Little Trinkets from Little Tibet- Jewellery and Souvenirs
The tapering lanes of this market are lined with jewellery shops selling silver and turquoise jewellery. Search through the lot, hawk eyed and you might just find a gorgeous silver ring or a pair of silver earrings for as low as 250 rupees. The Norling Gallery is my go to spot for all things Tibetan. They have various trinkets for souvenirs and countless books on Buddhist and Tibetan culture and history.
Traditional Indian Kurtas
Upon walking ahead, you will find a shop stuck in the narrow-congested lanes, selling bright and colourful kurtas. These are available in in either flannel or pure cotton, for both men and women. Once the bargaining skills are set to work, these kurtas can be grabbed for prices as low as 50% of the original quoted rate. The one drawback here is that the shopkeeper only sells ‘free-sized’ kurtas, and does not have sizes as per various body types.
The narrow lanes further open up to a colourful open courtyard at one end of which is a beautiful Buddhist monastery, breathtaking with its colours of yellow, green and red, its serene atmosphere. The soft hum of the gong and the smell of incense in the air will make any passerby stop and stare.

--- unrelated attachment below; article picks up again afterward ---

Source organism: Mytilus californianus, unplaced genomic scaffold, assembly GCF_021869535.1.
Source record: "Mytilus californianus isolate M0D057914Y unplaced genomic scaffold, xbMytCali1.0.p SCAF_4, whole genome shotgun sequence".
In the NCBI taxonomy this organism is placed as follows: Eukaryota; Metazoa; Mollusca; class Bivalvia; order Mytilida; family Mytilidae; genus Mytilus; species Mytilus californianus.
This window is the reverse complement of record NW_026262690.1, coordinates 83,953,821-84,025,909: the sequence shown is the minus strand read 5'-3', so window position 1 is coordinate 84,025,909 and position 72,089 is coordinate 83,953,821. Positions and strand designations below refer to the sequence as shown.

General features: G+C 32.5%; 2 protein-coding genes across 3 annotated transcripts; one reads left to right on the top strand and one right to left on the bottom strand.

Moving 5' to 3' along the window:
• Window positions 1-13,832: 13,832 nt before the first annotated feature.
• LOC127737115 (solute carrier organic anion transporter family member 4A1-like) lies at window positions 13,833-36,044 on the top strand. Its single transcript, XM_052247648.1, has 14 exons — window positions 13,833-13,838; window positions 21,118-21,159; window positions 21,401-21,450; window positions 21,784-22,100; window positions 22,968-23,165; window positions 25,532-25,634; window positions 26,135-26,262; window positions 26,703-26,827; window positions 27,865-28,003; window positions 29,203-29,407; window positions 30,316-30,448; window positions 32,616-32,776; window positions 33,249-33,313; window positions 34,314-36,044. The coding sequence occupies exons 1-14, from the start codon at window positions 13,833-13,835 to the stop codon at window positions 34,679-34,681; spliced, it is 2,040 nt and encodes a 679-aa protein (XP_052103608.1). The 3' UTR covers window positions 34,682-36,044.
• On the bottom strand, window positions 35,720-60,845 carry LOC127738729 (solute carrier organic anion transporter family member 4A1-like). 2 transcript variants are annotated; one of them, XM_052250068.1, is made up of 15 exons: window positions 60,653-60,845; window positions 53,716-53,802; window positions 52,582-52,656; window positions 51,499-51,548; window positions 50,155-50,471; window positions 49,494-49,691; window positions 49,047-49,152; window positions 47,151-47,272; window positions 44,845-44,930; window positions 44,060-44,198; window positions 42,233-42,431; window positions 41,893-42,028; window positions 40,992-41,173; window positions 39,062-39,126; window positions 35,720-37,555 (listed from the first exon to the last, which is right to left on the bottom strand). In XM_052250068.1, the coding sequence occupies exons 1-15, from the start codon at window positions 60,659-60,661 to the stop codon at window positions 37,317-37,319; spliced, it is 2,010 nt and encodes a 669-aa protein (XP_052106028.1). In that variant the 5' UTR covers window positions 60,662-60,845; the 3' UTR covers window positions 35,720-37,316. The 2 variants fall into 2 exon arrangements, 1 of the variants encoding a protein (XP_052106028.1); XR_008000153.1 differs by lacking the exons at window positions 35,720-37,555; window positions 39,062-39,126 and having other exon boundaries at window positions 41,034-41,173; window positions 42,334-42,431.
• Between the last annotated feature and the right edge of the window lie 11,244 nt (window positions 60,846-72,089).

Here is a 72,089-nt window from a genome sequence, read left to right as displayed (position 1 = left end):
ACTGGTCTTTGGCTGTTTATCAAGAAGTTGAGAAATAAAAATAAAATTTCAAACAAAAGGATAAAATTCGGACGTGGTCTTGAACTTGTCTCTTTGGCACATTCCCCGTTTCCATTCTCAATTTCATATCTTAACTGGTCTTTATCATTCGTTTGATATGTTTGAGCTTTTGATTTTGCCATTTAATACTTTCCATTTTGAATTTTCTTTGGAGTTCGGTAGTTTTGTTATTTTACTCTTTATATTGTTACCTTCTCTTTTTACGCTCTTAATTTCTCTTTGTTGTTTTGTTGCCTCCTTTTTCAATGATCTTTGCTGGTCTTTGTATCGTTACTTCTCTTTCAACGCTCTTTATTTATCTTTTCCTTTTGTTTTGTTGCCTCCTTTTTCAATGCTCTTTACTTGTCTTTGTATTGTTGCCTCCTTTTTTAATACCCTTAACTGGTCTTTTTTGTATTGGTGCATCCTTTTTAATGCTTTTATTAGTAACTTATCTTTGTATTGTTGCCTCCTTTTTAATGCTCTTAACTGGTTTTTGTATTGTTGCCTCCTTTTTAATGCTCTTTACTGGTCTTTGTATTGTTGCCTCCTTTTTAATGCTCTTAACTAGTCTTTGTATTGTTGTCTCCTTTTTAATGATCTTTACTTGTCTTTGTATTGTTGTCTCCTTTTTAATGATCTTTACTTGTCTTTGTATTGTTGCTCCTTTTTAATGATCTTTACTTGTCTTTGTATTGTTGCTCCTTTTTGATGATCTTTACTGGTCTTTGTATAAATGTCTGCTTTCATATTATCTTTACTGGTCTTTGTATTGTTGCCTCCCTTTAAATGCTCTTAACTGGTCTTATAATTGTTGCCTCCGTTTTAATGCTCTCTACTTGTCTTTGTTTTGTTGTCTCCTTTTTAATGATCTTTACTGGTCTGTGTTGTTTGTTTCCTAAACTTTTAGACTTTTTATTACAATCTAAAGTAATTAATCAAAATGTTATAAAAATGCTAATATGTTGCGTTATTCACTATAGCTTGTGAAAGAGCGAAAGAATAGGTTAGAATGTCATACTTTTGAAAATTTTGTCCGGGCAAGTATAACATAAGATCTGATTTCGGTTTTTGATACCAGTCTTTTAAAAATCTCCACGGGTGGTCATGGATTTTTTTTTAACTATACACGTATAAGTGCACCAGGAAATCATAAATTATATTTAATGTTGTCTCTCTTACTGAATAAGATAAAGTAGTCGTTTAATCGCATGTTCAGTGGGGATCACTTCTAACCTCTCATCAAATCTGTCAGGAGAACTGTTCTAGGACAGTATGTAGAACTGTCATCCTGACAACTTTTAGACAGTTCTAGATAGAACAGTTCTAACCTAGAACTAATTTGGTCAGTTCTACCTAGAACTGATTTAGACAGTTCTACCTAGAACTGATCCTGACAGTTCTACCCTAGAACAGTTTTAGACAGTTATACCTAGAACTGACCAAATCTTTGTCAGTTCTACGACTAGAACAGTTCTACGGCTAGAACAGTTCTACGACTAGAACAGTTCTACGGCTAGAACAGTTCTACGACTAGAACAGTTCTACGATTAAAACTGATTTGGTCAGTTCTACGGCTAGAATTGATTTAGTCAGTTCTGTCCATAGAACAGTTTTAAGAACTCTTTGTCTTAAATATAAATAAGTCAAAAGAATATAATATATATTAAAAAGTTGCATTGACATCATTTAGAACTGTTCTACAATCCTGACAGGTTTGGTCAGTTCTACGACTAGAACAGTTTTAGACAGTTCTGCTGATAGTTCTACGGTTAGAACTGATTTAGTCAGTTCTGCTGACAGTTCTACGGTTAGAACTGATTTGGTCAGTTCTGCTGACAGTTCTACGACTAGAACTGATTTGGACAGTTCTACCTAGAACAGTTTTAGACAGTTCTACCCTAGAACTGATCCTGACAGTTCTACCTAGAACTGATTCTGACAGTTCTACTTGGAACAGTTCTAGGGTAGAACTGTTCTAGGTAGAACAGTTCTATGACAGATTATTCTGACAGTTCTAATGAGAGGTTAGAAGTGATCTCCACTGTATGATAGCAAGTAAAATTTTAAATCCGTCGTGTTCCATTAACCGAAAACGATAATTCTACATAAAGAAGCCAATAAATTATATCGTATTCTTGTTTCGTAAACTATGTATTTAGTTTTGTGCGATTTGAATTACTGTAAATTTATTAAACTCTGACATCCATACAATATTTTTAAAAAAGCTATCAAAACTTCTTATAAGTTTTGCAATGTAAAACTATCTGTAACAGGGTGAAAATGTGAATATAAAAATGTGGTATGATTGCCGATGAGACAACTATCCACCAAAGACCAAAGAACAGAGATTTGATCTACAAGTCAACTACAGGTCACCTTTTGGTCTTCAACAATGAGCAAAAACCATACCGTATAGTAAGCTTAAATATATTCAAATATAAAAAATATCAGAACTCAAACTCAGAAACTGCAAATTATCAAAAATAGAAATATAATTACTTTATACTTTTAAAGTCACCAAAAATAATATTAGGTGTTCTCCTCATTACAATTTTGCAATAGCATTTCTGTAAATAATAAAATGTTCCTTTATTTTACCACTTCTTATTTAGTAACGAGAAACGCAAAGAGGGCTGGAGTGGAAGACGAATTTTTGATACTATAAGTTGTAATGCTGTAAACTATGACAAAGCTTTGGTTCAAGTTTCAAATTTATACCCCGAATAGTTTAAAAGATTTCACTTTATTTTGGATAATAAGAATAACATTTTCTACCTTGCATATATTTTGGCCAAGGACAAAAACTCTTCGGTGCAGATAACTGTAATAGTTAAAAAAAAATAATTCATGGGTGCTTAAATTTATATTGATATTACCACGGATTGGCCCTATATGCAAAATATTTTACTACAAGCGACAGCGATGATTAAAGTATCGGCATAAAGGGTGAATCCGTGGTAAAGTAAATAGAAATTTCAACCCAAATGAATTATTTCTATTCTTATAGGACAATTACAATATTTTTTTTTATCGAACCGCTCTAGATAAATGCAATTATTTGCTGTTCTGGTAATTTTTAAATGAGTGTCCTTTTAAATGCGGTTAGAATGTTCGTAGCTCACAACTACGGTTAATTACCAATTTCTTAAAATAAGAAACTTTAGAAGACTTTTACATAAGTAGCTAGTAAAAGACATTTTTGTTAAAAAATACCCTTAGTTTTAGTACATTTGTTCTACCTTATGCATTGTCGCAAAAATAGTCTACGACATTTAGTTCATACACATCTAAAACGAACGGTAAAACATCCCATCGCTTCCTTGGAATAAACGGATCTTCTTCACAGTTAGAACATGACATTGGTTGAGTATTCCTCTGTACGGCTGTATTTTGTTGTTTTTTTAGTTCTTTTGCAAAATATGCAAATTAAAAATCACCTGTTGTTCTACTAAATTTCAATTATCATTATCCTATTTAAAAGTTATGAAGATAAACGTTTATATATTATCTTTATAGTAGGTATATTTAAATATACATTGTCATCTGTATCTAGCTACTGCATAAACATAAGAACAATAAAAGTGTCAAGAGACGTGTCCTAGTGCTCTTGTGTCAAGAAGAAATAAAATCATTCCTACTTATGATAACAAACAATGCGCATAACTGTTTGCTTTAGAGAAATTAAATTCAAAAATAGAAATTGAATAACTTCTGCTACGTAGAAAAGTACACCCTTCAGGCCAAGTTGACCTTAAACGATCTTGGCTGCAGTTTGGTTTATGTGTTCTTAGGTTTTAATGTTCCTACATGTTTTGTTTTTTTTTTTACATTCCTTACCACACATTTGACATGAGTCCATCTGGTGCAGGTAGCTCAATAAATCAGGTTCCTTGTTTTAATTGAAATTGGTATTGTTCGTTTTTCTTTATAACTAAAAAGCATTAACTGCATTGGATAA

Eating at Majnu ka Tilla- Street Food, Desserts and More!
Majnu ka Tilla is famous for the various eating options it provides. The cafés here are small, cozy and aesthetically pleasing. Various street food hawkers also line the roads of this little colony serving various traditional delicacies. Students of the University of Delhi are often found here hopping from one café to the to satiate their hunger pangs- economically.
Street Food for Starters- Laping
A few steps ahead is a very small shop on the right, selling basic groceries. The catch is that the it also sells the delicious laping– a traditional Tibetan street food. It is a spicy cold mung bean noodle dish. The dry variant has soy chunks wrapped in the noodle and the soupy one will have the noodles in a water based soy sauce gravy with soy chunks floating around in the bowl. The dish is served with red chili and green onion sauce. A bowl of this will cost you as less as 30 rupees and you can devour your serving sitting inside on the low plastic stools in the shop. The whole rustic vibe of it gives it a very homely feeling.